A Cheese-y Chanukah

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18 Dec 2008

On Hanukkah, we recount the story of how Mattathias and his sons won a great victory against the Greeks, who tried to impose their own form of religious worship on the Jewish people. The battle took place more than 2,000 years ago but we continue to commemorate the event because it saved our people from destruction and allows us to practice our religion as we see fit.

But there’s more to the story than the valiant struggle of the Maccabee men. According to many historical accounts, a woman also played a vital role in the success. Because I have two daughters, I always thought it was important for them to know this story and to understand that both men and women were and continue to be responsible for religious freedom. So I told them the story of Judith, daughter of Yochanan the high priest, and aunt of the Maccabees.

Long-standing tradition has it that Judith visited Holofernes, a general in the Greek army, on the pretext of asking for personal protection. He was so taken with her beauty that he asked her to dine with him. During the meal Judith fed the general great quantities of cheese, which made him thirsty, so she kept offering him more wine. Holofernes drank so much wine that he fell asleep and Judith beheaded him with his own sword. Thus was she able to tell the Maccabees when to strike.

Since the fateful victory, through the centuries we have celebrated Hanukkah by exchanging gifts, singing merry songs, playing games and eating lots of good foods.

As far as the food is concerned, almost everyone associates Hanukkah with fried foods, especially potato latkes. Food fried in oil is a remembrance that when the soldiers went to rededicate the Holy Temple, the oil they found there was only enough to burn for one day, but miraculously, it lasted eight days. But it is also the custom among some people to serve foods that contain cheese — in honor of Judith. In my house Hanukkah goodies always include two kinds of latkes, potato and cheese, and at some point during the 8-day holiday there’s usually a fabulously rich New York cheesecake for dessert.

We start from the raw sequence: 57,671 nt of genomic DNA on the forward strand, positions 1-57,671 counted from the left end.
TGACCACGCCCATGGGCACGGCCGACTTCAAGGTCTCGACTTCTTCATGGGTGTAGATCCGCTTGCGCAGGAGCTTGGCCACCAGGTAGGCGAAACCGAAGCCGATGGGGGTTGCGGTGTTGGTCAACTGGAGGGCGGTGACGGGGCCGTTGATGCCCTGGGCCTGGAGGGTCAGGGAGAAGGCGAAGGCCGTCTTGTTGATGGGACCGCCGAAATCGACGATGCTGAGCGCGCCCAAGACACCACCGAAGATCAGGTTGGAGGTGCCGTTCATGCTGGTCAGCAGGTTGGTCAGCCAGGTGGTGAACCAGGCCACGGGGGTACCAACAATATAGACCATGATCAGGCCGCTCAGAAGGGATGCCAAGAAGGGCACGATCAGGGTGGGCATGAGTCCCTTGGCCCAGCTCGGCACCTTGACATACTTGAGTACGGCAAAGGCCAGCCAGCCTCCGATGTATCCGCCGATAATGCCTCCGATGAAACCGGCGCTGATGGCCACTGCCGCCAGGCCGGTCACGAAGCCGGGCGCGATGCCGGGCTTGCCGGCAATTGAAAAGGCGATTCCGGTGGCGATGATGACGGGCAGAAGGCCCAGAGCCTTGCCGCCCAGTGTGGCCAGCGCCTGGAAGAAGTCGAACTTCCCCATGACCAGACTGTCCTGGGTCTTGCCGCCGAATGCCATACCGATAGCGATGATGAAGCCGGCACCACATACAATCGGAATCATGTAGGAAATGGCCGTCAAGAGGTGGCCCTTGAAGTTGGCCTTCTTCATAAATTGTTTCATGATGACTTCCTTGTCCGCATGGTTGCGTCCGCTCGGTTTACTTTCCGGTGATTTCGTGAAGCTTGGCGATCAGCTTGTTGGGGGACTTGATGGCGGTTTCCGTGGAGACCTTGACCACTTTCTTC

The recipe for Lemon-Cottage Cheese Pancakes is from my book Hip Kosher, and is one of the variations of cheese latkes I make during the holiday (actually these pancakes are so light and tender I serve them over and over again throughout the year for weekend breakfasts). The grated lemon peel gives ordinary cheese latkes a vibrant, citrusy taste; if you prefer, use orange peel instead or add a pinch or two of cinnamon. You can even add bits of this or that to the batter: dried cranberries, chopped nuts and so on.

Pear and Blue Cheese Salad is a sophisticated choice for a holiday lunch or dairy dinner. It looks lovely on the plate, so if you’re entertaining, use it as a first course in a fish dinner of, say, roasted salmon or cod. The New York Style Cheesecake would make a wonderful choice for dessert. This is the authentic, hi-cal cheesecake of old. It is rich and creamy and your tongue will welcome every bite. Yes, it contains full fat cream cheese, cream and sour cream, but is satisfying after a light dinner of salad and fish. New York Style Cheesecake has lots of citrus flavor that balances the richness of the other ingredients. I often add more than the recipe calls for because we like the cake orange-and-lemony. But you can cut down on the amounts a little (and add 1/2 teaspoon more vanilla extract) if you prefer a plainer taste.

This year, why not try some cheese dishes in addition to the potato latkes. Let’s remember Judith!



Ronnie Fein has been a freelance food and lifestyle writer since 1980. She currently writes regular features for the food and community sections of daily newspapers and has written articles for Newsday, Cook’s Illustrated, Consumer’s Digest, Connecticut magazine, and many other publications. She operates the Ronnie Fein School of Creative Cooking in Stamford, Connecticut and is the author of three cookbooks, the most recent is
Hip Kosher (DaCapo, 2008).

The words of this author reflect his/her own opinions and do not necessarily represent the official position of the Orthodox Union.